Modern Slavery framework allows governments to claim they are acting on humanitarian grounds when they move to create ever more hostile environments for would-be migrants. For example, Spain instituted the Sistema Integrado de Vigilencia Exterior (SIVE), a complex network of radars, high-tech thermal cameras, vessel automatic identification systems and border guards, at the initial cost of 150 million euros from 1999 to 2004 , with the aim of curbing migration but in effect only created even more dangerous routes that people are now forced to take. Elsewhere in the Mediterranean and usually outside of territorial boundaries, navies intercept migrants by employing physical and non-physical coercive means to prevent their landing on EU shores. The EU continues to negotiate readmission agreements, which allow member states to repatriate those deemed illegal migrants back to their countries of origin. When not returning them to their country of origin, they may, like the UK, want to fly them to supposedly safe third countries such as Rwanda, Cameroon, Egypt, Georgia and Morocco. Despite making it ever harder to enter its member states, the EU still maintains to be “intensifying efforts to establish an effective [and] humanitarian…migration policy.”
Kenway locates the hypocrisy here. She notes that people choose to use traffickers because they have no other choice of entering a country. They often take on debt, which leaves them vulnerable to extreme exploitation. Besides, if the governments see migrants as victims, why is the focus not on supporting them but rather on deporting them to the very conditions that they sought to leave? Those who do make it inside a country are then left without the ability to access social services and protection, as often protection is tied to immigration enforcement. This further has the potential to exacerbate exploitation of individuals. The way to end exploitation, Kenway suggests, is by introducing rights and ensuring people have access to help if they need it. Extending the discussion on immigration and labour, she turns to examine sex work and shows how decriminalizing this sector would also ensure those within it have and can enforce basic rights. She shows how the sex industry is just one of many sectors that thrives in darkness, but one that is further complicated by general moral outrage for the fact that it involves sexual transactions.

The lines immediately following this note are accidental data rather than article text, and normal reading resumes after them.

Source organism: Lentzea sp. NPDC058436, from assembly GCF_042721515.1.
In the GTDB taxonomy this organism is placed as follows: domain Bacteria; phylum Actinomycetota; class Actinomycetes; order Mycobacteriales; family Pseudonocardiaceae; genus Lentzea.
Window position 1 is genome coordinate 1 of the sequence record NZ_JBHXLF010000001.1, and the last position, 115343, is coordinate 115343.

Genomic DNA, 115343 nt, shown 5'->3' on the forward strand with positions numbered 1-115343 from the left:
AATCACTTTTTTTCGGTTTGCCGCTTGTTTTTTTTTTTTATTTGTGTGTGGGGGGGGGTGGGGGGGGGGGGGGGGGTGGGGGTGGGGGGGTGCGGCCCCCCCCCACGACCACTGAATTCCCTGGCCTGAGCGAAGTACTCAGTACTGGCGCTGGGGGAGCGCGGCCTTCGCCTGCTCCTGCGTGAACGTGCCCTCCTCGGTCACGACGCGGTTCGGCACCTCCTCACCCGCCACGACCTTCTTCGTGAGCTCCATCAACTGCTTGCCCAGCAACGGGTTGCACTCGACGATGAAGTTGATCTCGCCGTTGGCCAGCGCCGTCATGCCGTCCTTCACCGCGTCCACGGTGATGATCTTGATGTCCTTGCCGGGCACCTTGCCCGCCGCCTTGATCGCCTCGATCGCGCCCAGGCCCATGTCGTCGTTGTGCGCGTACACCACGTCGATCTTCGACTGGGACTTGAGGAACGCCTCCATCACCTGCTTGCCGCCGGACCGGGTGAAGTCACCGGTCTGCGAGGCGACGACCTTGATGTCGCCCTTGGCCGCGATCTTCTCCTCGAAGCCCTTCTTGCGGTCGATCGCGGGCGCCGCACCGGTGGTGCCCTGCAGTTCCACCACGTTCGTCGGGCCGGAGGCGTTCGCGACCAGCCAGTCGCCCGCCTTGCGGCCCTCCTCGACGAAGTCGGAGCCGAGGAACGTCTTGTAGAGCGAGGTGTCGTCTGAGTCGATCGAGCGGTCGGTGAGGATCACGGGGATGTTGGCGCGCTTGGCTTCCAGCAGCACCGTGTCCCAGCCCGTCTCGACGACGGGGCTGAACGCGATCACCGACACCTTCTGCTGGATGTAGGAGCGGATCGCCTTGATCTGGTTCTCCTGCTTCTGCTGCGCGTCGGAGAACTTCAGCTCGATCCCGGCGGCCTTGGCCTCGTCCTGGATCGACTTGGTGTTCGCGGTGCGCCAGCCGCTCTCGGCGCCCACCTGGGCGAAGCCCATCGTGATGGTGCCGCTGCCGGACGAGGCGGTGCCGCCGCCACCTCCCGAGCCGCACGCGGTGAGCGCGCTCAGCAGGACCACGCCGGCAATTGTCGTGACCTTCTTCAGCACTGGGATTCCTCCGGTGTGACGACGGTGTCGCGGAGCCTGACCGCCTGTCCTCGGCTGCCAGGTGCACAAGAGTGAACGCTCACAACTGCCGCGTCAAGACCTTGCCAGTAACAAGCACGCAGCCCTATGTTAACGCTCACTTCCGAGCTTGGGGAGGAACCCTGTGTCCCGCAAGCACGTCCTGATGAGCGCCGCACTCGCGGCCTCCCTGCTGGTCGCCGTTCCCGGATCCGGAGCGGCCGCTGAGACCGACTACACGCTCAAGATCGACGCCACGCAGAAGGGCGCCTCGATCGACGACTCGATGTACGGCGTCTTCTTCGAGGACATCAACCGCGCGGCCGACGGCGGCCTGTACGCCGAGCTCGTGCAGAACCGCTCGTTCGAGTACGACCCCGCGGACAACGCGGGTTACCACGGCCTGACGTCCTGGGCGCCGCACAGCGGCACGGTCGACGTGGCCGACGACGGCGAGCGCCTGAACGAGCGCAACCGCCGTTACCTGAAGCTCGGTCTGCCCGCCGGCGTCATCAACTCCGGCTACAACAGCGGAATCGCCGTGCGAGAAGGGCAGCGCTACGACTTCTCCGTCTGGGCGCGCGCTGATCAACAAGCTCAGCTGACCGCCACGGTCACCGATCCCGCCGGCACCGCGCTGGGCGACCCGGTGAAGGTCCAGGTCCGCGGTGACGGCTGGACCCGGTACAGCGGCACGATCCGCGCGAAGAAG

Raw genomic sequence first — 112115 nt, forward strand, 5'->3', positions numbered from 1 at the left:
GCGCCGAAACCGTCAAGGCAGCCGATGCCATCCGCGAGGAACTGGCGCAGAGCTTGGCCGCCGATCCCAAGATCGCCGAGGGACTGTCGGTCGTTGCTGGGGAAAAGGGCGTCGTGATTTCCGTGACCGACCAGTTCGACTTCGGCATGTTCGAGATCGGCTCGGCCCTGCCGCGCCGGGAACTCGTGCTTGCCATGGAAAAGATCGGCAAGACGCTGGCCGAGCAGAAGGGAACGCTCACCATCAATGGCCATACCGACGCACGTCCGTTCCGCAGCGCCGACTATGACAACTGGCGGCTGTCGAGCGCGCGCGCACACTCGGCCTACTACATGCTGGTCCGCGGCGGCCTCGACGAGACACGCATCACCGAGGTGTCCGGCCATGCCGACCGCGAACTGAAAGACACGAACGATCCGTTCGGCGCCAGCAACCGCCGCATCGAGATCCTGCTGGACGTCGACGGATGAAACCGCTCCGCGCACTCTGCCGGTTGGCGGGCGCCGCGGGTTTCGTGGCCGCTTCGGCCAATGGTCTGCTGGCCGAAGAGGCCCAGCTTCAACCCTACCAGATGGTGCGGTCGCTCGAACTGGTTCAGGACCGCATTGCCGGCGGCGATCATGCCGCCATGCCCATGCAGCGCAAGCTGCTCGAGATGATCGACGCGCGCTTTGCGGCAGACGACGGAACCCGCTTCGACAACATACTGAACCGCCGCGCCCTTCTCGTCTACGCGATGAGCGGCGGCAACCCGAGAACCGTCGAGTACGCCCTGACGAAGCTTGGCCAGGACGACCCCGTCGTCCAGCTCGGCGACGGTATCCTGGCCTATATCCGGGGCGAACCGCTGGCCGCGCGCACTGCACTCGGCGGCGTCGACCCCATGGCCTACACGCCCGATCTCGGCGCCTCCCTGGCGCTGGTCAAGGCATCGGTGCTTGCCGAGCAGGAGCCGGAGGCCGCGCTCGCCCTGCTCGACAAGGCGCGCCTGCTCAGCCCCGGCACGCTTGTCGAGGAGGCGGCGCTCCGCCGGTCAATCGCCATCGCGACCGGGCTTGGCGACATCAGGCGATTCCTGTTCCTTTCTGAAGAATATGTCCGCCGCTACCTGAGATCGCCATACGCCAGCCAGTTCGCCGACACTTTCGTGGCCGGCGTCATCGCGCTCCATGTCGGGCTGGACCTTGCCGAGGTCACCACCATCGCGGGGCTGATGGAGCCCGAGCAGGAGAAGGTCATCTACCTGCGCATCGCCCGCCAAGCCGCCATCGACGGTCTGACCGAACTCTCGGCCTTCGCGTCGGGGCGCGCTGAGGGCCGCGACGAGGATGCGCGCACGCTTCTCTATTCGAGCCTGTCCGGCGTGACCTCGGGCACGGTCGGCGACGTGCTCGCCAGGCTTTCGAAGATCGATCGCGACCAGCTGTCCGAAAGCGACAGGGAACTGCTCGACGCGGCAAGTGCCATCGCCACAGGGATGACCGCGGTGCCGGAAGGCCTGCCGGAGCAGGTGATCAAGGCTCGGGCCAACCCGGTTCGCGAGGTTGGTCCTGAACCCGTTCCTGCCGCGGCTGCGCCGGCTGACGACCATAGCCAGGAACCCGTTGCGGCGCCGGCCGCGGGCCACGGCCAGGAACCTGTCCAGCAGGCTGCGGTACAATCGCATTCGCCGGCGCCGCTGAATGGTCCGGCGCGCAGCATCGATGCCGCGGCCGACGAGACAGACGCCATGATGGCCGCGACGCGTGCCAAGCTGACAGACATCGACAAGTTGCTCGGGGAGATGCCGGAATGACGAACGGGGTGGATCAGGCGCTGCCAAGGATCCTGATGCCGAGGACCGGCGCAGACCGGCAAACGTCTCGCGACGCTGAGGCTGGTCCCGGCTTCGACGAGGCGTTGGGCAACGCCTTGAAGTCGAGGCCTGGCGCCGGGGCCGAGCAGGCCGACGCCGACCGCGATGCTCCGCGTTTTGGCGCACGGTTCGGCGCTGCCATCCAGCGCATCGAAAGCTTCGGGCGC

Lastly, turning her focus to corporate social responsibility and awareness raising campaigns, Kenway shows how solving social ills by way of globalized capitalism is doomed to failure because it does not account for the role capitalism plays in the very creation of these conditions. Looking at corporate social responsibility and supply chains, she shows corporations can tout their commitments to ending slavery, while at the same time refusing to increase payments to their suppliers in poorer countries, demanding more volume, which together leads the suppliers to underpay, overwork, or just not pay their labour at all. Governments and business are further committed to decreasing, busting or preventing worker unions, which have shown to be the best way for labour to defend itself against malpractice. Further cuts in social spending likewise decrease social safety nets, creating more vulnerability and force people to enter exploitative relations as a means of survival.
The story of Modern Slavery ignores the systematic and structural defects of the whole by focusing on its parts. Any intervention is therefore circumscribed by the need to maintain the dominant power and capitalist relations. By exposing the self-righteousness of modern abolitionists, Kenway paints towards a potential way to liberation.